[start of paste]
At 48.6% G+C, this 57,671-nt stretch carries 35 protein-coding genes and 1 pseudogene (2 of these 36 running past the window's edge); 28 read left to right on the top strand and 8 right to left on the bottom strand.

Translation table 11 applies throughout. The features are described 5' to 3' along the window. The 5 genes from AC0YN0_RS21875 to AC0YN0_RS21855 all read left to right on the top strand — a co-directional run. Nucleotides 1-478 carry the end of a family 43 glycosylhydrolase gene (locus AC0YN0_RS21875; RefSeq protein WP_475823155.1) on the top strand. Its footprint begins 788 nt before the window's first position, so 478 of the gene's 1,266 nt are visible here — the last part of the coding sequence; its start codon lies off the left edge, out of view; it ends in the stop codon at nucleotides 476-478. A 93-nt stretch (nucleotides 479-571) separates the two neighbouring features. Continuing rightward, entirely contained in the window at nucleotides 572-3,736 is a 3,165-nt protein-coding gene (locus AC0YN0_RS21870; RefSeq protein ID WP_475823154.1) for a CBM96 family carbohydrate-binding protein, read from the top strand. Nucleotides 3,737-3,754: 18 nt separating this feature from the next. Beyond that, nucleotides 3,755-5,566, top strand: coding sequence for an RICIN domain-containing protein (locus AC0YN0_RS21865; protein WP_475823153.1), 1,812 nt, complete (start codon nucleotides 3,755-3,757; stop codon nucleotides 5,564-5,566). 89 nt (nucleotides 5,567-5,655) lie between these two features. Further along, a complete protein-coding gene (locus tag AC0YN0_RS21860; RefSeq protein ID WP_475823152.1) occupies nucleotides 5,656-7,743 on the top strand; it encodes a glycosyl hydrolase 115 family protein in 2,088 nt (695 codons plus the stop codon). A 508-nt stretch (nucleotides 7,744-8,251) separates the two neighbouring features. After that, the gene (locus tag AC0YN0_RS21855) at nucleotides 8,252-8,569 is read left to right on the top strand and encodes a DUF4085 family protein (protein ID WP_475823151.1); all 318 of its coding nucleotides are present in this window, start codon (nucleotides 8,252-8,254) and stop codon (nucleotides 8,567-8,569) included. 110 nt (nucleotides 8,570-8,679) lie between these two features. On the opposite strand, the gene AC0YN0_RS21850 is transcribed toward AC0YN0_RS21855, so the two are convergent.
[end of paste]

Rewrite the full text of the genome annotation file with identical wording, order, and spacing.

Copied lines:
At 48.6% G+C, this 57,671-nt stretch carries 35 protein-coding genes and 1 pseudogene (2 of these 36 running past the window's edge); 28 read left to right on the top strand and 8 right to left on the bottom strand.

Translation table 11 applies throughout. The features are described 5' to 3' along the window. The 5 genes from AC0YN0_RS21875 to AC0YN0_RS21855 all read left to right on the top strand — a co-directional run. Nucleotides 1-478 carry the end of a family 43 glycosylhydrolase gene (locus AC0YN0_RS21875; RefSeq protein WP_475823155.1) on the top strand. Its footprint begins 788 nt before the window's first position, so 478 of the gene's 1,266 nt are visible here — the last part of the coding sequence; its start codon lies off the left edge, out of view; it ends in the stop codon at nucleotides 476-478. A 93-nt stretch (nucleotides 479-571) separates the two neighbouring features. Continuing rightward, entirely contained in the window at nucleotides 572-3,736 is a 3,165-nt protein-coding gene (locus AC0YN0_RS21870; RefSeq protein ID WP_475823154.1) for a CBM96 family carbohydrate-binding protein, read from the top strand. Nucleotides 3,737-3,754: 18 nt separating this feature from the next. Beyond that, nucleotides 3,755-5,566, top strand: coding sequence for an RICIN domain-containing protein (locus AC0YN0_RS21865; protein WP_475823153.1), 1,812 nt, complete (start codon nucleotides 3,755-3,757; stop codon nucleotides 5,564-5,566). 89 nt (nucleotides 5,567-5,655) lie between these two features. Further along, a complete protein-coding gene (locus tag AC0YN0_RS21860; RefSeq protein ID WP_475823152.1) occupies nucleotides 5,656-7,743 on the top strand; it encodes a glycosyl hydrolase 115 family protein in 2,088 nt (695 codons plus the stop codon). A 508-nt stretch (nucleotides 7,744-8,251) separates the two neighbouring features. After that, the gene (locus tag AC0YN0_RS21855) at nucleotides 8,252-8,569 is read left to right on the top strand and encodes a DUF4085 family protein (protein ID WP_475823151.1); all 318 of its coding nucleotides are present in this window, start codon (nucleotides 8,252-8,254) and stop codon (nucleotides 8,567-8,569) included. 110 nt (nucleotides 8,570-8,679) lie between these two features. On the opposite strand, the gene AC0YN0_RS21850 is transcribed toward AC0YN0_RS21855, so the two are convergent.